L’elisir d’amore of 1832 is one of Gaetano Donizetti’s most popular and light-hearted works. Set in a village in the Basque Country at the end of the eighteenth century it sees the humble Nemorino love the landowner Adina, even as she tells him she is fickle and that he should forget her. When, however, she reads the legend of Tristan and Isolde, Nemorino is inspired to ask travelling quack doctor Dulcamara if he has any of the potion that enabled Tristan to win his love. Dulcamara says that he does while selling Nemorino half a bottle of Bordeaux. He also tells him that it takes twenty-four hours to work, by which time he plans to be well away from the village.
When Sergeant Belcore arrives on a recruitment drive he attempts to woo Adina. She agrees to marry him, but only to teach Nemorino, who has feigned indifference towards her while he waits for the potion to work, a lesson. Nemorino is scared that the wedding will take place before his potion has worked its magic, but then news spreads (though not to Nemorino or Adina) that Nemorino’s rich uncle has just died, leaving him with a fortune. Nemorino suddenly finds that all of the women of the village are chasing him. He erroneously believes this is a result of the potion, and enjoys his newfound popularity as much as Adina discovers she hates it. This forces her to admit that she loves him, and the pair come together after which Nemorino learns of his inheritance. Thus, as Belcore blithely declares that there are plenty more fish in the sea, Dulcamara finds a new market for his ‘elixir’, which he now claims helps people to find wealth as well as love!
This is the fourth revival at the Royal Opera House of Laurent Pelly’s 2007 production, and although in Daniel Dooner’s hands certain aspects feel rough around the edges, these never seriously undermine its underlying dynamism, or the inherent strength of the performances. Jonathan Miller’s 2010 production for English National Opera sets the action in the American Midwest while the Royal Opera places it in Italy, but both set the drama in the 1950s. Productions of many operas, in fact, employ this period and the reasons why are fairly obvious. The decade is still recent enough to retain a certain air of familiarity, but also sufficiently ‘historical’ to maintain many of the traditional values and hierarchies that the works originally played on.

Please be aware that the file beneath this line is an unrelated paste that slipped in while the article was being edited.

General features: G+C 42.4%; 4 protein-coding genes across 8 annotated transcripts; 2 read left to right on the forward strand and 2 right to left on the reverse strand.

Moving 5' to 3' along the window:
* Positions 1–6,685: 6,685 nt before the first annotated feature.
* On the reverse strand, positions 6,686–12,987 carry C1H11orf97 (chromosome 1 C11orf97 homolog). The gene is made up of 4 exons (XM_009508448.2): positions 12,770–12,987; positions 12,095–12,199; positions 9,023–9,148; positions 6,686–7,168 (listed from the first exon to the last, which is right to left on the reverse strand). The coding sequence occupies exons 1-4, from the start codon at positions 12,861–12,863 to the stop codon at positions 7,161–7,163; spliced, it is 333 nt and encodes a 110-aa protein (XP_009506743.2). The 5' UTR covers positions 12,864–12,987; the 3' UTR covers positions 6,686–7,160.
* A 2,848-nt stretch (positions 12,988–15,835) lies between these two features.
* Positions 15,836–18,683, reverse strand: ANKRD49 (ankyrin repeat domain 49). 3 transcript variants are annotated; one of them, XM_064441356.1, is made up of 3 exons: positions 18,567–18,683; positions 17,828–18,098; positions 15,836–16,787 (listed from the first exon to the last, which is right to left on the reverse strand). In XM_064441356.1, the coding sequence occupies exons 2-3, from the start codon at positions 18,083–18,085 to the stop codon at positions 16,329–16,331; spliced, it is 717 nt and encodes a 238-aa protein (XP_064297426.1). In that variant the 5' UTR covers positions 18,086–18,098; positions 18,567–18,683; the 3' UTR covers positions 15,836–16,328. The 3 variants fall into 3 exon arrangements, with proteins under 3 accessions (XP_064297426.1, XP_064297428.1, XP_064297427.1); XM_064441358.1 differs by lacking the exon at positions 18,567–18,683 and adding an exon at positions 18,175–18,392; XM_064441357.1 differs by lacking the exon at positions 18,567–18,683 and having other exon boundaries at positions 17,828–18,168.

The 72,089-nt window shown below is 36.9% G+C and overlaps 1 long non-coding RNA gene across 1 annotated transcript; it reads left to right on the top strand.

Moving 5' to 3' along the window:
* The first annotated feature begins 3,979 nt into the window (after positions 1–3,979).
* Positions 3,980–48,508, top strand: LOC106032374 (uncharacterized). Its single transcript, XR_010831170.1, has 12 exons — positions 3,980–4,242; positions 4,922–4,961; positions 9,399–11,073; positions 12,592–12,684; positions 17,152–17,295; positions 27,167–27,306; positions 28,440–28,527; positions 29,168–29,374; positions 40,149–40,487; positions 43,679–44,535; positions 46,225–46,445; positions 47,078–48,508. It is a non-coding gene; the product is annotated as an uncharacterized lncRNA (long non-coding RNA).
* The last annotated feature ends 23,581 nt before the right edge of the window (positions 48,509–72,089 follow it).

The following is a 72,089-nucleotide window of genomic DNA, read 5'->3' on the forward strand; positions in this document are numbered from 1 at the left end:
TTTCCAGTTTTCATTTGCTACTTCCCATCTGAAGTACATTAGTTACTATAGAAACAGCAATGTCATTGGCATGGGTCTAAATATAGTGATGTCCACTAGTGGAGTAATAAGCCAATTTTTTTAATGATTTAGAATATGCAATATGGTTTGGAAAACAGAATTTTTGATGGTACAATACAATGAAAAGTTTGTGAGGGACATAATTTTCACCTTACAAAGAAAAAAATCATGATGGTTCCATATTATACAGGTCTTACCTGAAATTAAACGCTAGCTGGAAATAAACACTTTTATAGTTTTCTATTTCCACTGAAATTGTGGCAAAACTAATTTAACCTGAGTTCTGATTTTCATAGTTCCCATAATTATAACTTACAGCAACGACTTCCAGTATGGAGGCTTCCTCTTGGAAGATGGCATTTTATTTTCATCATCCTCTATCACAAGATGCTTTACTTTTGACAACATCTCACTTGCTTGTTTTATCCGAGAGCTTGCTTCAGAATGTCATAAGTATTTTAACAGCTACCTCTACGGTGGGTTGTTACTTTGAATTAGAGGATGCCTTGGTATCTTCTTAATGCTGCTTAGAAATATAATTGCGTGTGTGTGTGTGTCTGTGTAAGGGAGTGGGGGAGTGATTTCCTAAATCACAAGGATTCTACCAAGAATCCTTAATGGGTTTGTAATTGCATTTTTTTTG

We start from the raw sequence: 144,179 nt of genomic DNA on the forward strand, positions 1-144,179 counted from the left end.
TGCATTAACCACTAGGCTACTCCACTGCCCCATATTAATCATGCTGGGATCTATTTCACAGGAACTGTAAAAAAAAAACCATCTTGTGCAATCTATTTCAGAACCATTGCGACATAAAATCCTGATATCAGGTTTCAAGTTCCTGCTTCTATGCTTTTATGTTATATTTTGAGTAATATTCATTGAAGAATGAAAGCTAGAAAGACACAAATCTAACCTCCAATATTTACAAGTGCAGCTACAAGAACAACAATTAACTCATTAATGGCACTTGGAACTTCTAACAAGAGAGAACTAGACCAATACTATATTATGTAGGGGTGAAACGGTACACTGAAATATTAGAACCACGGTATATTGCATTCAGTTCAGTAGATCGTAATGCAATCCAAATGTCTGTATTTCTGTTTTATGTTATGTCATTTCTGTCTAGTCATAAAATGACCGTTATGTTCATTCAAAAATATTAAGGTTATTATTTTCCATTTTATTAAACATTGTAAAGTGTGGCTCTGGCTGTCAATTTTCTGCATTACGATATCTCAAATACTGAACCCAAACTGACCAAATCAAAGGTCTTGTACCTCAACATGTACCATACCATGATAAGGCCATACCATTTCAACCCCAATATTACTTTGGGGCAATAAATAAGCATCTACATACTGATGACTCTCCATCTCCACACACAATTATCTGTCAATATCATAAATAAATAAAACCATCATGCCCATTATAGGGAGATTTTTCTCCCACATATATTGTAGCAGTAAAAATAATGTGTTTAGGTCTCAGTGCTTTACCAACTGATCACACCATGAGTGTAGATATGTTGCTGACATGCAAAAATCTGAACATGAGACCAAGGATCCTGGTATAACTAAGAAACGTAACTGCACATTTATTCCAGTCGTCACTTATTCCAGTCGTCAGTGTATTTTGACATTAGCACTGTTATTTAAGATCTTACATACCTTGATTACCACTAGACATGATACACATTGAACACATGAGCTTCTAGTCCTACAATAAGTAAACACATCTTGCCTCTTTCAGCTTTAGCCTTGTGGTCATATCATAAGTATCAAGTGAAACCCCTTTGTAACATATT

Generating a strong sense of the rural, Chantal Thomas’ set is piled high with bales of hay that create a variety of levels upon which to perform the comic arias. ‘Come Paride vezzoso’ sees Belcore come crashing down on the hay in his attempts to woo Adina, while during ‘Chiedi all’aura lusinghiera’ Nemorino throws himself in front of her Vespa and then attempts to ride pillion behind her.
While the hay bales are in many ways effective, they initially take up so much space that they make the stage feel cluttered and devoid of any real purpose. A parallel point could be made with regards to the choreography. There are moments of pure hilarity such as when Dulcamara’s grand entrance is interrupted by a dog running across the stage, the villagers spray the quack’s miracle cure over every part of their body imaginable, and Nemorino rolls about the floor with a chorus member. On the other hand, this revival feels more spirited than polished as it relies more on the natural talents of the principals and chorus to carry it off than on any precision engineered direction. A similar point might be applied to Bertrand de Billy’s otherwise splendid conducting as it takes time for the orchestra and chorus really to work as one each time that the latter enters, although when they do the rewards are great.
Pretty Yende is a resplendent Adina who reveals a beautifully full soprano and an excellent penchant for comic timing. The principals are, in fact, strong all round and it is interesting how three of them apply quite different slants to their characters to that which we normally see in productions. It is quite common for Nemorinos to look as if they know they are the ‘tenor hero’ and are enjoying playing the ‘village idiot’ but Liparit Avetisyan, who sings the iconic aria ‘Una furtiva lagrima’ very well, enters the part far more convincingly.
There is a lot of comedy attached to the role of Belcore, but many performers still focus on making him upstanding and arrogant in order to contrast him with Nemorino. Paolo Bordogna, however, with his fine baritone, embraces the comedy so completely that the humour is at a premium when Adina, Nemorino and Belcore interact because all exist within the same frame of reference. Most Dulcamaras have a fatherly, jovial air about them but Alex Esposito plays the character as far more of a ‘bad boy’, complete with dark glasses, designer stubble and tattoos. It works because Esposito, with his splendid bass-baritone, still makes him just enough of a loveable rogue. When he interacts with Adina in Act II there is plenty of chemistry between them, which derives precisely from the fact that she could conceivably be drawn to him as well. Roberto Alagna (and Ivan Magrì), Aleksandra Kurzak and Adam Plachetka play Nemorino, Adina and Belcore respectively for several later performances in the run.
By Sam Smiththe 31 of May, 2017 | Print